In 15 Tests, Ed Cowan has scored 831 runs, one century and five half centuries at a below par average of 32 and it would seem his moment of truth has come.
Selectors and coach Mickey Arthur have constantly backed up and supported the battling opening, stating he is the perfect partner for the aggressive David Warner.
But other than his century against South Africa, 74 in Perth and 68 in Melbourne against India, Cowan has flown under the radar for most of his short career.
However Cowan should be given a last chance in these last two Test matches in Mohali and New Dehli for one reason: Despite having scored 300 odd runs less than David Warner and averaging 10 less than him, Cowan has faced more balls at the crease than Warner.
If you have a look at the stats, Cowan has nine innings scores between 20 and 45 out of 26 innings.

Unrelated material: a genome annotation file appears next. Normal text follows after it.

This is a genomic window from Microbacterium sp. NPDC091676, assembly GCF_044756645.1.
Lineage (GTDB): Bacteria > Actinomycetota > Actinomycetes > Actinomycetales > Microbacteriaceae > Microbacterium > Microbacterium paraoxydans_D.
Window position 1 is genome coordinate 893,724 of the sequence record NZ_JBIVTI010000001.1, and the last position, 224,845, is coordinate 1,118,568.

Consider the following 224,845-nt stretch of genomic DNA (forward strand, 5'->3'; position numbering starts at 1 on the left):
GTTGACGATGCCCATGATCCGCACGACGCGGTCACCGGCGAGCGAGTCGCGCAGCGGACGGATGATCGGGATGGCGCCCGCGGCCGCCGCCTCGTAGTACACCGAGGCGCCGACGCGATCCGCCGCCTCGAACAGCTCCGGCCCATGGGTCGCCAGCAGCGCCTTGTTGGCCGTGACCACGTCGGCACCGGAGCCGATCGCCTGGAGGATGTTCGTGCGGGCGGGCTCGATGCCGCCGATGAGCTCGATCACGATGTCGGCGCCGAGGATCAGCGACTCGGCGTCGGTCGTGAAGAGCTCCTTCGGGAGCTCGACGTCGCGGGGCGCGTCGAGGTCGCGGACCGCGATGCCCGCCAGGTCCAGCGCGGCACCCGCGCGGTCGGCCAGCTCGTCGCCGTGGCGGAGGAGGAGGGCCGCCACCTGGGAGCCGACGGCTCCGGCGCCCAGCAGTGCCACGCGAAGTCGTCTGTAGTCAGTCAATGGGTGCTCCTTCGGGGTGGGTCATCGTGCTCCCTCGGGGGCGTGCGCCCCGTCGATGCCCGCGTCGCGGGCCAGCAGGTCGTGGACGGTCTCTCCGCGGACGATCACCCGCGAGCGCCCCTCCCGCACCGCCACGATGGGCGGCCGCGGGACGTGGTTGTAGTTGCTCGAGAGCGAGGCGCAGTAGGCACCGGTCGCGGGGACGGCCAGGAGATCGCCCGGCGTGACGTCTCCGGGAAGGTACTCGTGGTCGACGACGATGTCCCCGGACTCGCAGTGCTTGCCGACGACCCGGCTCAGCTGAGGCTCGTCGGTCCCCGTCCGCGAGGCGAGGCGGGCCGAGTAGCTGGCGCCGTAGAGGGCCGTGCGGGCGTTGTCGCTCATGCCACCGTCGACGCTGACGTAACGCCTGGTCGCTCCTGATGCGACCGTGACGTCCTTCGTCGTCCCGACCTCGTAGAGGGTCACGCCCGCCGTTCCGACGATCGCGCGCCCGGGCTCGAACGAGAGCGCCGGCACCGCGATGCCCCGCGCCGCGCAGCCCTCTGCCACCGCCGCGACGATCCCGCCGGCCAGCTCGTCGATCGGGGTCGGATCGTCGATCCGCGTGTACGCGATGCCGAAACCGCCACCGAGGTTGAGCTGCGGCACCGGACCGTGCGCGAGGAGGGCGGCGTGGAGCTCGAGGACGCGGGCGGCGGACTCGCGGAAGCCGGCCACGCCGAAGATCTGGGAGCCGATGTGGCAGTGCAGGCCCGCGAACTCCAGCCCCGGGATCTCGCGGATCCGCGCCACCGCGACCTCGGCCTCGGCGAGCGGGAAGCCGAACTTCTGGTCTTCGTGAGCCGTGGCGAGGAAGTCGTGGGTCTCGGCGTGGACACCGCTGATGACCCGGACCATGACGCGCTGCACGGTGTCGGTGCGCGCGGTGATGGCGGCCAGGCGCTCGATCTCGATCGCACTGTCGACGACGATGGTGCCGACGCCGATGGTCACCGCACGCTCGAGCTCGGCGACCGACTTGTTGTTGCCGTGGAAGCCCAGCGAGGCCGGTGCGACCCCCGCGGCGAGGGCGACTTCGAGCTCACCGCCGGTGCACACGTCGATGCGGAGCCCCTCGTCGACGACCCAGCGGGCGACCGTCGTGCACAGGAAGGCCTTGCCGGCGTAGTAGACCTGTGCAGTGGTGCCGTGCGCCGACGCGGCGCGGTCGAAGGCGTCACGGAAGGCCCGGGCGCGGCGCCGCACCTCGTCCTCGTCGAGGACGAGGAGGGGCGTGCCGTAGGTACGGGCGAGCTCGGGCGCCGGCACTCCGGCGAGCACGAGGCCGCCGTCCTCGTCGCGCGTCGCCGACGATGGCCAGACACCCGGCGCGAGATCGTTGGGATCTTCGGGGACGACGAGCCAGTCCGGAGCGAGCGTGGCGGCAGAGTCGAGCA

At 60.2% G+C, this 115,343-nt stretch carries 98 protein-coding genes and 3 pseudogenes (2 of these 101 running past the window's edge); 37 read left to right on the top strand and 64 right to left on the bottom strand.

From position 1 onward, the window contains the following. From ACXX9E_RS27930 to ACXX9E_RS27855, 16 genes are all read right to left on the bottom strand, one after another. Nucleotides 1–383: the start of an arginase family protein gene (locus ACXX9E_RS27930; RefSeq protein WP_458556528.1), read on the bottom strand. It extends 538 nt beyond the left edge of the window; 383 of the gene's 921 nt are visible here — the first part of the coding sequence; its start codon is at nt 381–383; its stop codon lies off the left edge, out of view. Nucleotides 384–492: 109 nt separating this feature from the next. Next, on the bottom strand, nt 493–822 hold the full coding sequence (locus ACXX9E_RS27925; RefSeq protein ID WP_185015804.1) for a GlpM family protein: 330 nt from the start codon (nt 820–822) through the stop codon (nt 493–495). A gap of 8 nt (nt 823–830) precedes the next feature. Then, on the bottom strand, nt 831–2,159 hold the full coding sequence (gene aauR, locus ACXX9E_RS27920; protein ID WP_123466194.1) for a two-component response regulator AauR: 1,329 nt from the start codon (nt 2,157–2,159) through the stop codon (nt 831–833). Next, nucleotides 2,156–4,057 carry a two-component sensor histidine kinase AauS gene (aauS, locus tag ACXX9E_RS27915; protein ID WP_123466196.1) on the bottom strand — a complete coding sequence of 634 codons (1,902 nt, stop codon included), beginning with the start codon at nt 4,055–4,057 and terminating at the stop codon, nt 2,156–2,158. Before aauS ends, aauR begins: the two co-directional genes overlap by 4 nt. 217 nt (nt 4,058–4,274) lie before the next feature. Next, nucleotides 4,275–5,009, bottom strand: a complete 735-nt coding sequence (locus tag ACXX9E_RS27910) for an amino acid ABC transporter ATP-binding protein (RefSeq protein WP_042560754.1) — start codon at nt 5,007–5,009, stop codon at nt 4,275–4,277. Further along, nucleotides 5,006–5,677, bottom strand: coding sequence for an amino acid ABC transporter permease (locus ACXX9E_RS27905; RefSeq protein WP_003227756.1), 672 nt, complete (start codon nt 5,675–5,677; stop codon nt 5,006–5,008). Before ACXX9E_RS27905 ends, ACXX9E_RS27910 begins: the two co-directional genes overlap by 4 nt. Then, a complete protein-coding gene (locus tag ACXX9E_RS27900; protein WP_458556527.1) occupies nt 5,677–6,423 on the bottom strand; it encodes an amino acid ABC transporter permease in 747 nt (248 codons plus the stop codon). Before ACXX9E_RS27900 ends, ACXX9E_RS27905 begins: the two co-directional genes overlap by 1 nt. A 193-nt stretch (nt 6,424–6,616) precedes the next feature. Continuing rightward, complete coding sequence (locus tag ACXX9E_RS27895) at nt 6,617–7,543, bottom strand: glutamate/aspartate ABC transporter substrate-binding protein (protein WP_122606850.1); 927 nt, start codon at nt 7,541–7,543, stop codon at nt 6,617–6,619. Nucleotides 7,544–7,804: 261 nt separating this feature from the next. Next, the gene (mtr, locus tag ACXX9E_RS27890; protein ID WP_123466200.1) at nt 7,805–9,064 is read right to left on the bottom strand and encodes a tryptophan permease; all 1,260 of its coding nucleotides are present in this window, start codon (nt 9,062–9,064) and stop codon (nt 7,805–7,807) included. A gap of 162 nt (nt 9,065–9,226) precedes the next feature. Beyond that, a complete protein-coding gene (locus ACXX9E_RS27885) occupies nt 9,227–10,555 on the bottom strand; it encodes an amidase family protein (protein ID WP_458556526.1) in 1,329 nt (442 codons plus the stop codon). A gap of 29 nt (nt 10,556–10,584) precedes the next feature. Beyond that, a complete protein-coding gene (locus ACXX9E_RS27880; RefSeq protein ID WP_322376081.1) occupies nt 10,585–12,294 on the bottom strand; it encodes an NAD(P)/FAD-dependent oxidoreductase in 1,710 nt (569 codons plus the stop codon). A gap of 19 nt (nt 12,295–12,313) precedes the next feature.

Cowan has also faced 301 balls this series so far and he has looked fairly good – bar the first innings in Hyderabad, where he copped a shocker of a decision.
Cowan will never be like David Warner, Matthew Hayden or Michael Slater. He will always let the bowler bowl to him, and leave the balls outside off stump, like Mark Taylor.
Obviously he will never be as good as Taylor either, but he can certainly play the role Taylor did at his peak.
Cowan has the ability to stay at the crease for long periods of time and work hard.
At 31, Cowan is running out of chances but the selectors have been brave to stick by him and support him. Matthew Hayden, arguably Australia’s best opener, took seven years to cement his spot in the Australian side and he did so in India.
Obviously Cowan did not debut when he was 23 and doesn’t have the potential to be a Hayden, but he has the last two Tests of this series to cement his spot for the Ashes.
If Cowan fails to score a century or produce three or four sizeable scores, his career may end, which may see Shane Watson return to the opening position full-time or another player replace him come July.